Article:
Judge Grants Merrill ‘Limited’ TRO Against Wells Team in Tennessee
In a mixed decision, a Tennessee judge has blocked a Wells Fargo Advisors team from contacting former customers subject to a bank referral agreement but ruled they can still solicit the rest of their client base, according to an order in Chancery Court in Davidson County.
Their case highlights the challenges of navigating various carve-outs from the Protocol for Broker Recruiting, an industry agreement that allows brokers to solicit their former clients when moving among signatory firms.
Both Wells and Merrill Lynch ascribe to the truce, but Merrill had argued in its March 26 complaint that the bank referral program customers were exempt from the protections. By taking customer contact information for the 31 clients and contacting at least two of them, Merrill said that the team had nullified the entire agreement, which requires departing brokers to act in “good faith.”
Hobbs Lyle wrote that Merrill’s initial filings had not yet shown “sufficient evidence” that the team’s violation had been enough to break the good faith standard. The team had claimed they did not understand which clients were covered by the referral programs and also said they had already agreed to wipe contact information for those clients and to not solicit them after Merrill raised concerns, she said.
The filings did not specify what portion of the team’s $680 million in customer assets and $5.3 million in revenue was attributable to the 31 referral program customers.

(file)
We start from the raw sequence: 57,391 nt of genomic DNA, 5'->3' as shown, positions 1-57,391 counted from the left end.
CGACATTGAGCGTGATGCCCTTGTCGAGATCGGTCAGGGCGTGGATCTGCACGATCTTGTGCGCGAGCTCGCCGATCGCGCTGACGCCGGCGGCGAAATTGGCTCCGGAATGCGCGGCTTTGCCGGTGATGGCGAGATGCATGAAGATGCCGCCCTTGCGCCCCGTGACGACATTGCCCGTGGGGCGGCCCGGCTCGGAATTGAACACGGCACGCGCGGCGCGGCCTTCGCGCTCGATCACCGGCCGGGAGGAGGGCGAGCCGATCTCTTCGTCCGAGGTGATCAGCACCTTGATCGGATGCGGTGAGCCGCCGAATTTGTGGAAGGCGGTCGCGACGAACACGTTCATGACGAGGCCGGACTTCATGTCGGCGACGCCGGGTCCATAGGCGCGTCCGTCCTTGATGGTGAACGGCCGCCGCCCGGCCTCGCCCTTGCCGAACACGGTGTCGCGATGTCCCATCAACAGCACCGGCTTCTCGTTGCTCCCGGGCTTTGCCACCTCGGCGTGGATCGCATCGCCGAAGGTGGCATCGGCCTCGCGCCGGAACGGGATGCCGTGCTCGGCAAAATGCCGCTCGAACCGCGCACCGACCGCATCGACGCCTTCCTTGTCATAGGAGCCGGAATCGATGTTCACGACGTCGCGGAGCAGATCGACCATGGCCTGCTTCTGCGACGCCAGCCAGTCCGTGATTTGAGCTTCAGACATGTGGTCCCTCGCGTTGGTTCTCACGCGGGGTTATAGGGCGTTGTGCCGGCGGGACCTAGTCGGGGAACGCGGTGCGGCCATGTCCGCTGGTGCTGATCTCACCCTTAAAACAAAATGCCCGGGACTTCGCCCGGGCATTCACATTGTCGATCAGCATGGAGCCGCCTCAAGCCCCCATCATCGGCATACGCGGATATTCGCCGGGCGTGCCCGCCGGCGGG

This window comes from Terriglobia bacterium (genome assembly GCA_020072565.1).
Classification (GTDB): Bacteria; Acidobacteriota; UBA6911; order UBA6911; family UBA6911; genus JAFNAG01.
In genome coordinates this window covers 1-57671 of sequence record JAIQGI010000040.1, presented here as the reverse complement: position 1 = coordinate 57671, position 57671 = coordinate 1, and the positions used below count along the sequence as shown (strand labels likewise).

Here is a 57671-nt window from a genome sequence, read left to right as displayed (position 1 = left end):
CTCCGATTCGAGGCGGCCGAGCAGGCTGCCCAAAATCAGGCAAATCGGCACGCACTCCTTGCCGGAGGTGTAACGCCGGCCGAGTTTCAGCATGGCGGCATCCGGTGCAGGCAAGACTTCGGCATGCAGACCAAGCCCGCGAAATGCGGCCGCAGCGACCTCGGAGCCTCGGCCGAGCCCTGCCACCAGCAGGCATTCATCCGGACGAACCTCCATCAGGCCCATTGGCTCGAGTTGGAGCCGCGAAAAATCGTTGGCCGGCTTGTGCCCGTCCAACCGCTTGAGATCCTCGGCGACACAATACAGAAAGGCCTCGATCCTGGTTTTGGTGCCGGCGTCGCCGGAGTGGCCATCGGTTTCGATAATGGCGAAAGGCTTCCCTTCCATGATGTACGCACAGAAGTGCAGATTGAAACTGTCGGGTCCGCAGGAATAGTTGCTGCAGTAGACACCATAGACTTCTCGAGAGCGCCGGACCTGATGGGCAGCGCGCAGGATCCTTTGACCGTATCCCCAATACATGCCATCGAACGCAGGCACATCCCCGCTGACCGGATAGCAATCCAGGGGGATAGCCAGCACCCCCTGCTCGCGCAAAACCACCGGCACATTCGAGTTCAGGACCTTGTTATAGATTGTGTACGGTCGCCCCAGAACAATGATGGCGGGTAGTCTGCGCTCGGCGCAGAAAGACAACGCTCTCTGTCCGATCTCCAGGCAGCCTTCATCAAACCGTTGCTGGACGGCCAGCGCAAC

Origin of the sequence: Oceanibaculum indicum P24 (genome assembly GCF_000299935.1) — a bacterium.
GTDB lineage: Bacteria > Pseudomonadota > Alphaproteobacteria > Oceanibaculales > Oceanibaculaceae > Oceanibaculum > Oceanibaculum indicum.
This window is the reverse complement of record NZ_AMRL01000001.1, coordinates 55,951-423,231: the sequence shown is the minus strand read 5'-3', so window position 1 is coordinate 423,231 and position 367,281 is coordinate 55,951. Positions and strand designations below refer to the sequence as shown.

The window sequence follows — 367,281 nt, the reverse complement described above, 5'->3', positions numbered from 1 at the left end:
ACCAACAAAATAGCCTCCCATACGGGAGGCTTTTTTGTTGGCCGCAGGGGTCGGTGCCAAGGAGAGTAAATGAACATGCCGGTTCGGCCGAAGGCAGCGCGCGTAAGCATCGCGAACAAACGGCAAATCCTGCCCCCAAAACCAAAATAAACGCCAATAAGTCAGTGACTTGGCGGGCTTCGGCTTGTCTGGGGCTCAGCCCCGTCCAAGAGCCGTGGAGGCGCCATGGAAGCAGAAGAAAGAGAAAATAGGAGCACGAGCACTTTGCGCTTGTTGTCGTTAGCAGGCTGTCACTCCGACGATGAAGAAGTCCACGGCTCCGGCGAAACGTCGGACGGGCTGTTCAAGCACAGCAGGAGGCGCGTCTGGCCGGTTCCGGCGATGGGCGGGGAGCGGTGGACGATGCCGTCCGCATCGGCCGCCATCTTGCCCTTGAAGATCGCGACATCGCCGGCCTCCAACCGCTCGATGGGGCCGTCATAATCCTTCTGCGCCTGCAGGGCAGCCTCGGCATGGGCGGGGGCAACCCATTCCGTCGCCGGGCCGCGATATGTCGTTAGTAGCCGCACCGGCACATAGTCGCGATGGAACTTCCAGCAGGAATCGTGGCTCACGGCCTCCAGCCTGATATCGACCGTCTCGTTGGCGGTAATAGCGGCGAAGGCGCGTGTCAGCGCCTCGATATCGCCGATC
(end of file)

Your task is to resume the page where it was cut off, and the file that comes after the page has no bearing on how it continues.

“We are pleased with the judge’s ruling,” Merrill spokesman William Halldin said in a statement. “We look forward to addressing all the issues raised in this matter as the case moves forward.”
A Wells spokeswoman declined to comment.
The brokers, Will David Coleman, Jeremy Stephens, Justin Webb, and Steven Ragan, moved to Wells on March 19, and had served around 1,500 accounts, according to a source familiar with their business.
Merrill in its complaint took issue with one large “multifaceted trust and family household” that was part of the referral program and appeared to be driving the firm’s non-solicitation battle. The team had reached out to the family about moving accounts and were in the process of setting up times for a formal meeting, Merrill said.
Merrill has filed a parallel claim for damages and a permanent injunction against the broker with the Financial Industry Regulatory Authority’s arbitration forum. It is seeking to utilize the TRO to allow the case to be heard by arbitrators on an expedited basis.
A full hearing for whether to convert the modified order into a temporary injunction in court is set for April 14.